Christianity Today posted an article on November 10th by Dr. Richard Mouw, president of Fuller Theological Seminary. Titled Shoot-First Apologetics, Dr. Mouw here recounts a story he once read, written by the late Dr. Walter Martin, about the danger of too quickly labeling someone an “enemy of the gospel.”
As the story goes, Dr. D. G. Barnhouse was hosting a theological discussion at his Pennsylvania farm. While walking with Dr. Martin on the grounds, Dr. Barnhouse mistook a bluebird for a troublesome grackle and shot it dead. Being a bluebird lover, Dr. Barnhouse was upset over his error; but he used the incident to illustrate an important point. He told Dr. Martin,
“You are right in defending the faith against its enemies, but you are too inclined to ‘shoot from the hip,’ even as I was when I fired at this bird. In the excitement of the moment, it looked like a grackle, but a closer examination would have saved its life and my feelings. It is not wrong to contend for the gospel, but it is wrong to shoot first and ask questions later. What you think might be a grackle, an apostate, or an Antichrist might well be a bluebird you looked at in a hurry.”
I think Dr. Barnhouse offered some very good advice–advice we would all do well to heed. Many of us have a tendency to do too much talking and very little listening, which is not conducive to effective evangelism or efficient communication. Many times I’ve been informed by Mormons that I believe something which I do not believe, or that I’m motivated by something I do not possess. I’m thankful when there is an opportunity for conversation that allows me to explain what I believe or what motivates me in ministry. And I’m thankful when I can learn what things hinder someone from recognizing and surrendering to Christ, giving me the opportunity to teach that person what she most needs to learn.
Having said that, I turn your attention back to Dr. Mouw’s article. I think he has misapplied Dr. Barnhouse’s lesson of the bluebird. Dr. Mouw related the bluebird incident in print, he said, because
I was chided recently by someone who was upset with me because of my extensive dialogues with Mormon scholars. “How can you engage in friendly conversations with people who believe such terrible things?” he asked me. I tried to explain that if we are going to criticize Mormonism, it should be on matters that they actually believe, not on what we think they believe. I said the best way to know Mormon beliefs is to actually engage in dialogue with Mormons.”You don’t need to have dialogue with Mormons to know what Mormonism is all about,” the person retorted. “All you have to do is read Walter Martin! He had those folks figured out!”
Let me state up front that I don’t have a problem with Christians engaging in friendly conversations with anyone, regardless of what they believe. Indeed, friendly conversation is one of the ways God has ordained for the preaching of the gospel. My concern over Dr. Mouw’s comments is two-fold.
One, Dr. Mouw stated that any criticism of Mormonism must be based on what Mormons actually believe; Dr. Mouw has carelessly combined two different entities into one.
If I’m speaking to a Mormon–or anyone else–I do need to understand what that individual believes before I can determine whether or not he may have a saving relationship with Christ. Each person is in a different place in his spiritual journey, and each one must be approached with respect for who he is and what he actually believes.
But what Mormonism is, is not dependent on what individual Mormons believe. Mormonism is a specific set of official doctrines expounded by The Church of Jesus Christ of Latter-day Saints. And to know what Mormonism is, there is much more wisdom in gaining that information through official LDS sources (as Dr. Martin has done) than through the Mormon who lives next door. My Mormon neighbor might tell me what he believes, and maybe even what he thinks is Mormon doctrine, but this does not guarantee that his understanding is in line with what the LDS Prophets have taught. If I want to evangelize my Mormon neighbor, I need to understand his individual faith; if I undertake to criticize Mormonism, I need to understand the official doctrinal positions of the LDS Church.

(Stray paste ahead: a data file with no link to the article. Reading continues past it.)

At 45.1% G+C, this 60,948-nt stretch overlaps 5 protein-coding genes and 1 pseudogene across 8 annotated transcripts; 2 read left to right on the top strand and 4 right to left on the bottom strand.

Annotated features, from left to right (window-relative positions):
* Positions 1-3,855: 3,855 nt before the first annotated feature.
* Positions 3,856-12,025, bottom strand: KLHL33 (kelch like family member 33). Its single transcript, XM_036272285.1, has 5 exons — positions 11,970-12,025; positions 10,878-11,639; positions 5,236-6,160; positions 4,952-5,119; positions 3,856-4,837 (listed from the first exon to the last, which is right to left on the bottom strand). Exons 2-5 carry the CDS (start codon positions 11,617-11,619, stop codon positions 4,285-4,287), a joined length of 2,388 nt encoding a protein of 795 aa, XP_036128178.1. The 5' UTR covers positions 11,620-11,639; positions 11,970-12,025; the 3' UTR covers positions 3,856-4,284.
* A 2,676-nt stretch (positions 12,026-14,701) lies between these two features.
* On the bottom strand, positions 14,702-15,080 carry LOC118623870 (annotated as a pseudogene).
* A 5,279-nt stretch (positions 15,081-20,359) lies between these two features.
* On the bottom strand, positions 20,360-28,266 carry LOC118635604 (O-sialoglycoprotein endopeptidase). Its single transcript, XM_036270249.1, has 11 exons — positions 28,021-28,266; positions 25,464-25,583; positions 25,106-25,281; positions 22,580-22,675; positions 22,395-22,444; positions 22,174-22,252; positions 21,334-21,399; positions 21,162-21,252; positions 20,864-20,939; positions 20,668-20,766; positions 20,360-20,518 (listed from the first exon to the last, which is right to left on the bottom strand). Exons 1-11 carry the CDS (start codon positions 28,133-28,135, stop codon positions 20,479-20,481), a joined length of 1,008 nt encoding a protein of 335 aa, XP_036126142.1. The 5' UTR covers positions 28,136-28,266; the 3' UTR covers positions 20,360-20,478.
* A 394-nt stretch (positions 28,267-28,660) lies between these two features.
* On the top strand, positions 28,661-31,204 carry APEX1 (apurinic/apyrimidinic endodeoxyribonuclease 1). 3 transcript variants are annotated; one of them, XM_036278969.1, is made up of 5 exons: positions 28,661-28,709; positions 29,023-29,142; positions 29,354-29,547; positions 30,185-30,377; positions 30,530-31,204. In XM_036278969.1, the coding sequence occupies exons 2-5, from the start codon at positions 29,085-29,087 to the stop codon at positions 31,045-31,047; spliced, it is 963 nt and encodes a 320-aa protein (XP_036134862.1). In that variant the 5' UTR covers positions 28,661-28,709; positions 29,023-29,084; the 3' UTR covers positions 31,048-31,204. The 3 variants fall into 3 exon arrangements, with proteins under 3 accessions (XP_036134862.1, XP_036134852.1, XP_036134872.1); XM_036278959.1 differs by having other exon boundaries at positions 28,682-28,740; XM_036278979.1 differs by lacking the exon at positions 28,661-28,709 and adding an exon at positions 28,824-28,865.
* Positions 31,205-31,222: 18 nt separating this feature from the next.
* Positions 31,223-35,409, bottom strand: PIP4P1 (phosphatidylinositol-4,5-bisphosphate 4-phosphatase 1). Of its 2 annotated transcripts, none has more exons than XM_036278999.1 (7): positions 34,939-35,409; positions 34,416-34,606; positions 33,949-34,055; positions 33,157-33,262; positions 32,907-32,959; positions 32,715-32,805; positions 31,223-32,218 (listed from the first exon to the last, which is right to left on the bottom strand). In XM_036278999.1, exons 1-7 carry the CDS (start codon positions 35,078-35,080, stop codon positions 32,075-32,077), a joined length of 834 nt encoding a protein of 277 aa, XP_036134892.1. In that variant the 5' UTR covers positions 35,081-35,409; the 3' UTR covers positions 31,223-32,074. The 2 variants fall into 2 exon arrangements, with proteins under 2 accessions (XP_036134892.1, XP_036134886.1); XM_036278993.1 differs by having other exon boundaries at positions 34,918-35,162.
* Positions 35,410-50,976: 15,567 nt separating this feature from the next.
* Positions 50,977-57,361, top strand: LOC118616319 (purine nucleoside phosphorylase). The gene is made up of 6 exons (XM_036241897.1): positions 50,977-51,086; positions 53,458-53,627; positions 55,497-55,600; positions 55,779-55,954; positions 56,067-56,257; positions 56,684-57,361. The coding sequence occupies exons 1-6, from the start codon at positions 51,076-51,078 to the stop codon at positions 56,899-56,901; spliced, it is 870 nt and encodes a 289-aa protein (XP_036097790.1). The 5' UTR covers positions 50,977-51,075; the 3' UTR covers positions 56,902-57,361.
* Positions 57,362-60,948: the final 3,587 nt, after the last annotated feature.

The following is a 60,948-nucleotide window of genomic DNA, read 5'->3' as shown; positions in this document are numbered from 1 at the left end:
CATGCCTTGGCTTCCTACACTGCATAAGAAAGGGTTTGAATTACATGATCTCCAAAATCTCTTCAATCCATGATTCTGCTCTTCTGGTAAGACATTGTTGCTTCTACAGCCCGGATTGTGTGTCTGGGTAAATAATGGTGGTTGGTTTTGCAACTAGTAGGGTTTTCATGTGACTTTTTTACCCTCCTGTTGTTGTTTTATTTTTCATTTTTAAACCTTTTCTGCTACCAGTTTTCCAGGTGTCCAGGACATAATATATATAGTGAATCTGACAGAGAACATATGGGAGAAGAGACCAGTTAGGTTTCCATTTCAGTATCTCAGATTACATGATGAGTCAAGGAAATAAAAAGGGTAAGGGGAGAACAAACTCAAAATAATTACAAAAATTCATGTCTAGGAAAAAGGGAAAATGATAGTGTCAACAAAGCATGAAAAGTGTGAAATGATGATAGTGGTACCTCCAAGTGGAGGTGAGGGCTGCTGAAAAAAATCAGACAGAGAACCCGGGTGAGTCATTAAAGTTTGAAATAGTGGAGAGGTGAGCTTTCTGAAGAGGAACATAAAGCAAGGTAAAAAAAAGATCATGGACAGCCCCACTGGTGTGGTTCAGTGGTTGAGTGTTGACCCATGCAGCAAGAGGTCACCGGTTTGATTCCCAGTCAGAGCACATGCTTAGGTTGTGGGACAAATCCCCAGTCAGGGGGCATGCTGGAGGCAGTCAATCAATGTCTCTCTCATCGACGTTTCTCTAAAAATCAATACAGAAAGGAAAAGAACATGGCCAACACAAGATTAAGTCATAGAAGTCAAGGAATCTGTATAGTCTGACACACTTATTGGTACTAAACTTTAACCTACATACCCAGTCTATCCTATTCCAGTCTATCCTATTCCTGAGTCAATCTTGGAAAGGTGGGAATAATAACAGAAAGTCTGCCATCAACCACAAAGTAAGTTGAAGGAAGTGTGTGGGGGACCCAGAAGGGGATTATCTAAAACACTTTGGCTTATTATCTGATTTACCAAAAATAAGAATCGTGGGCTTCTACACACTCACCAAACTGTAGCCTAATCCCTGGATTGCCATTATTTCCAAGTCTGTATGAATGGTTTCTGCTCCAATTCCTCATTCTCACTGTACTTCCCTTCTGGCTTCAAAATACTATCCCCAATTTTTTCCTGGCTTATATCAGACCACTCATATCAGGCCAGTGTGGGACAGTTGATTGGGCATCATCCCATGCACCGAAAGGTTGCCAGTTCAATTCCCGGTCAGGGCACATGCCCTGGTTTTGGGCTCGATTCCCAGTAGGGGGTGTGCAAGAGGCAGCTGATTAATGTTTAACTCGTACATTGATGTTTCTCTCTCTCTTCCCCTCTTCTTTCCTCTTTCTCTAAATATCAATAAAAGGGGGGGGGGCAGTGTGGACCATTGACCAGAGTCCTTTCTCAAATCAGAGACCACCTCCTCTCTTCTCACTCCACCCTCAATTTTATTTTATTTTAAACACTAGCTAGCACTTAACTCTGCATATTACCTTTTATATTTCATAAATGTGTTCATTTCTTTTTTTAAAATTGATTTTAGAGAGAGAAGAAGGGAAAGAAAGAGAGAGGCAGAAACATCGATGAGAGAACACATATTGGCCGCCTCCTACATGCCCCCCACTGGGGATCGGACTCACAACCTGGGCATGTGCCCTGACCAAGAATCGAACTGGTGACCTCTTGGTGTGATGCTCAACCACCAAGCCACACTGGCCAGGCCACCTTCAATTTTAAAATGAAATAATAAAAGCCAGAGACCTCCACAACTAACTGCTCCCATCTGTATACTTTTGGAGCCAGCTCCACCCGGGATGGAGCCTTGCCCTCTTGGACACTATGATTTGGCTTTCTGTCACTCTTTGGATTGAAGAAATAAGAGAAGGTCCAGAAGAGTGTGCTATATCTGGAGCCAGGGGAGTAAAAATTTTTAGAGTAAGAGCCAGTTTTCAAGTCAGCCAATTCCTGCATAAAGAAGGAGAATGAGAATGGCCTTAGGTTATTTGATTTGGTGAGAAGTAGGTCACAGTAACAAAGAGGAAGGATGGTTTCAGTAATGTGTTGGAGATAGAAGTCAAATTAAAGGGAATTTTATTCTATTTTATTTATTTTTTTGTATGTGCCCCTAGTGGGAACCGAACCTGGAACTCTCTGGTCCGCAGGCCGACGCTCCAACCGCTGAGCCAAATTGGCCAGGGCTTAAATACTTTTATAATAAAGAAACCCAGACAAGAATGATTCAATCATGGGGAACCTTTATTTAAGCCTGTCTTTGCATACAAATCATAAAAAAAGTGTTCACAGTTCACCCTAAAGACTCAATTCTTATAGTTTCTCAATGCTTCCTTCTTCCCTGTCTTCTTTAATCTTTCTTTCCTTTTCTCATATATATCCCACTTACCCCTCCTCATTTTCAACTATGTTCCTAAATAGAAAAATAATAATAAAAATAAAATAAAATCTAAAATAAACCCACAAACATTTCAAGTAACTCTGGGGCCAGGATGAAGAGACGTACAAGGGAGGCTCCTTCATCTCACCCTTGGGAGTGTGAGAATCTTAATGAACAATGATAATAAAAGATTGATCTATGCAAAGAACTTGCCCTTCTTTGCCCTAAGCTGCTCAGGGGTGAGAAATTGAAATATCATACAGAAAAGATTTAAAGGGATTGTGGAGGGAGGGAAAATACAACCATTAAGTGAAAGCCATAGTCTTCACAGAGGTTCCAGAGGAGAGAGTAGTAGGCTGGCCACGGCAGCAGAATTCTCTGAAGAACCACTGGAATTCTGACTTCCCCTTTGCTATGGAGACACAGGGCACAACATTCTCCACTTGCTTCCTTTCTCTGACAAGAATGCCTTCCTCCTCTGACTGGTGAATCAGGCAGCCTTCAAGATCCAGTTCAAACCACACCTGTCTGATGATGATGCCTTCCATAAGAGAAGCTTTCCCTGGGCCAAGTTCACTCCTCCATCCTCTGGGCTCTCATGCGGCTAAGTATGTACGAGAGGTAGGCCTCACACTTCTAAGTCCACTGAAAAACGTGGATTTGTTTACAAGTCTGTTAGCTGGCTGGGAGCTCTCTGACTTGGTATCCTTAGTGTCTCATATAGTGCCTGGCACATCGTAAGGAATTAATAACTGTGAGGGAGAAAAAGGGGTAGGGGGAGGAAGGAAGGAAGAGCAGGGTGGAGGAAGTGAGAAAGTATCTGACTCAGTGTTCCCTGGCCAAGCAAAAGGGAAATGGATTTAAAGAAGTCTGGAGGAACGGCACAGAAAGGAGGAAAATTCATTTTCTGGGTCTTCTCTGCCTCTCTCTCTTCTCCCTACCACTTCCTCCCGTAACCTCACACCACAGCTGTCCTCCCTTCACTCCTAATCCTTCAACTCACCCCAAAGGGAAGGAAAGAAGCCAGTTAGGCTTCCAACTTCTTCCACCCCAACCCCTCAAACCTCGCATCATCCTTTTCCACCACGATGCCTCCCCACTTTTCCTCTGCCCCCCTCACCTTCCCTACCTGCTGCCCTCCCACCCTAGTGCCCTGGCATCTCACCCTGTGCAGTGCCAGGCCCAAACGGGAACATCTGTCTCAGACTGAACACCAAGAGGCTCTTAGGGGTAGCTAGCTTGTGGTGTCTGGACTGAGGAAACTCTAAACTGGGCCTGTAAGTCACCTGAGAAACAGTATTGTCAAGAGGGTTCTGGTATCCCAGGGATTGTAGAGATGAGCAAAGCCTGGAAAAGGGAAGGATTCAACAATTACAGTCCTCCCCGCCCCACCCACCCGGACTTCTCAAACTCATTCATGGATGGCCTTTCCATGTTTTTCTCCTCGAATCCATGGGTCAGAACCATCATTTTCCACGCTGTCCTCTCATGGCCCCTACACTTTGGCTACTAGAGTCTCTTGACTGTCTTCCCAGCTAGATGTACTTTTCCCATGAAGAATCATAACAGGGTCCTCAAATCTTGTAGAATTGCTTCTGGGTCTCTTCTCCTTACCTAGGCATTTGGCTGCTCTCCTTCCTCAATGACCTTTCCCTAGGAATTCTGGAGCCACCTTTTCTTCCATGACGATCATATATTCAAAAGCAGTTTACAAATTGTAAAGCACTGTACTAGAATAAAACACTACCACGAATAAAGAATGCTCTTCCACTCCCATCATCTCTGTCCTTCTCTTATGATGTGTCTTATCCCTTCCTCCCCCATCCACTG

My second concern is over Dr. Mouw’s implication that, in keeping with the parable, Mormonism is not a grackle, but a bluebird. He concluded his article with this:
Not long ago, I came across a comment by G. K. Chesterton–another sharp-witted defender of the faith who was concerned that we sometimes shoot from the hip in identifying enemies of the faith. “Idolatry is committed,” Chesterton warned, “not merely by setting up false gods, but also by setting up false devils.”
Though he has not stated so directly, in the Christianity Today article Dr. Mouw has implied that identifying Mormonism as an “enemy of the faith” is setting up a “false devil.” This may be the impression he gets through dialogues with his Mormon friends; but in actuality official Mormonism–official doctrines of the religion–do oppose God’s truth in many essential areas (please visit Mormonism Research Ministry for specifics).
Dr. Barnhouse reportedly suggested that it is
“Better to pass up an occasional grackle in theology and leave him with the Lord than to shoot a bluebird and have to answer for it at the Judgment Seat of Christ.”
This counsel was offered to Dr. Martin in the context of taking care not to “shoot first and ask questions later.” Christians have been asking pertinent questions about Mormonism since 1830. The answers clearly reveal Mormonism is no bluebird, though it is possible that there may be some individual Latter-day Saints who are–despite the teachings of their Church.
I would like to see Dr. Mouw put away the gun altogether and resist taking pot-shots at those who responsibly criticize Mormonism for the doctrines that it actually prescribes.